The Mitchell family has farmed at Castleton since the 1900s, way back when they could count Lewis Grassic Gibbon as a neighbour.
With this rich history and heritage comes a sense of responsibility that Ross and Anna Mitchell don’t take lightly.
Sustainability is a guiding principle at Castleton Farm.
Their sustainability agenda takes the best of traditional agricultural practices and merges them with the technological advances. This helps them minimise their impact on the environment.
They understand that future generations have an equal right to enjoy the planet.
This “bigger picture” view, combined with the approach of doing things properly and not cutting corners, means they intend to pass down a healthy legacy.
Why is sustainability important?
There are three main areas of focus on the farm at the moment for sustainability efforts. These are:
- lowering the carbon footprint by reducing greenhouse gas emissions
- regenerative farming
- reducing the use of single-use plastic
Castleton Farm produces more electricity than it uses. And self-sustainability in energy production has always been a key target.
The energy is generated in a variety of ways, through solar panels, biomass boilers, CHP (combined heat & power) units and a heat pump.
- a biomass boiler for the farm shop business
- a photovoltaic system on the packhouse roof to capture solar energy
- three CHP (combined heat & power) units
- a heat pump using river water
However, demand for power fluctuates through the day. And as the infrastructure doesn’t currently exist to store it, Castleton exports electricity during the night, and imports it during the day.
If it was commercially viable to store the power, then Castleton Farm could be fully self-sufficient.
Changing the way we farm in Scotland helps us change to more sustainable food and farming systems. These nourish the health of both people and the planet.
Castleton Farm is committed to regenerative farming, an approach it has been using for some years now. It is centred around improving and revitalising soil health.
By minimising soil disturbance, and protecting it from wind and water erosion, it supports a healthy soil food web. This is the community of organisms living all or part of their lives in the soil.
In practice, this means a wide variety of different crops is planted, and they try to have a living root in the soil all year round.
“Break crops” such as legumes, lupins and beans support biodiversity. Meanwhile cover crops such as mustard, radish and vetch provide vital protection for the soil during the winter.
And livestock graze off these cover crops over winter, which again boosts the fertility of the soil.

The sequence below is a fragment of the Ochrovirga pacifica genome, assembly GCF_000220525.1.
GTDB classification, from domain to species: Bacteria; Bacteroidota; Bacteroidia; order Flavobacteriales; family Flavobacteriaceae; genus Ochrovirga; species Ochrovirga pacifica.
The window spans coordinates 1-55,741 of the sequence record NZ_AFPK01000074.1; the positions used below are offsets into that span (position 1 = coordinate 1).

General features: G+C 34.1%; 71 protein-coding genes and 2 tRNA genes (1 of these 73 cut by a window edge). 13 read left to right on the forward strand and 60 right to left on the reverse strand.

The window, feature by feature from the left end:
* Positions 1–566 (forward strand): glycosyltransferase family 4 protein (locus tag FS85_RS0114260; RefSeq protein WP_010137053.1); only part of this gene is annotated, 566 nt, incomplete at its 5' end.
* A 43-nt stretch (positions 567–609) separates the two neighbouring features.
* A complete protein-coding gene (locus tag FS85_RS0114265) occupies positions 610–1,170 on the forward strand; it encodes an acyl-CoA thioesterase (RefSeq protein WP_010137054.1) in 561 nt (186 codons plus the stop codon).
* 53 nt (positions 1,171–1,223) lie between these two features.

It’s a complex and connected process but having an active living crop on the soil at all times increases biological activity.
Instead of dead soil over winter, the landscape is visibly active and alive all year round.
Our biggest use of plastic is in the packaging for the fruit.
The current plastic fruit punnets used by Castleton Farm contain a minimum of 80% rPET (recycled plastic material, namely polyethylene tetraphyte (PET)).
If our punnets are then recycled after use, they can go round and round the chain as a strawberry punnet many times.
You can watch the recycling story of one of these punnets at bit.ly/strawberrypunnet
There are strict regulations of materials – including plastic – that come into contact with food.
We looked at sourcing a sealable food-safe pulp punnet.
We found one in Canada but couldn’t confirm it was from sustainable sources. Taking this into consideration, along with the carbon footprint of its transport, its cost, the increased weight to match the rigidity of plastic, and the fact it is single use, made it an impractical solution.
rPET takes plastic that has already been created. So not only does it prevent that plastic ending up in landfill, it uses up to 50% less energy used than making PET from scratch. rPET is also 100% recyclable, and is collected in UK kerbside household rubbish waste collections.
Adaptability and innovation
These are just some of the ways that Castleton Farm is addressing the sustainability challenge.
Owner Ross Mitchell said: “The fruit-growing obviously forms the main focus of the business enterprise, but this emphasises the needs of looking at the whole picture all the more.
“We need the best quality healthy soil to grow fruit in. We need to be resilient in the face of changing weather conditions and all the while be working towards reducing the use of fungicides and pesticides by non-chemical means.
“The tradition and heritage behind Castleton Farm underpins our respect for the environment.
“But it is dynamic thinking that will help us achieve our sustainability goals.
“From diversifying into new crops, to trying out new products and different processes, it is our adaptability, innovation and ideas that will see us succeed.”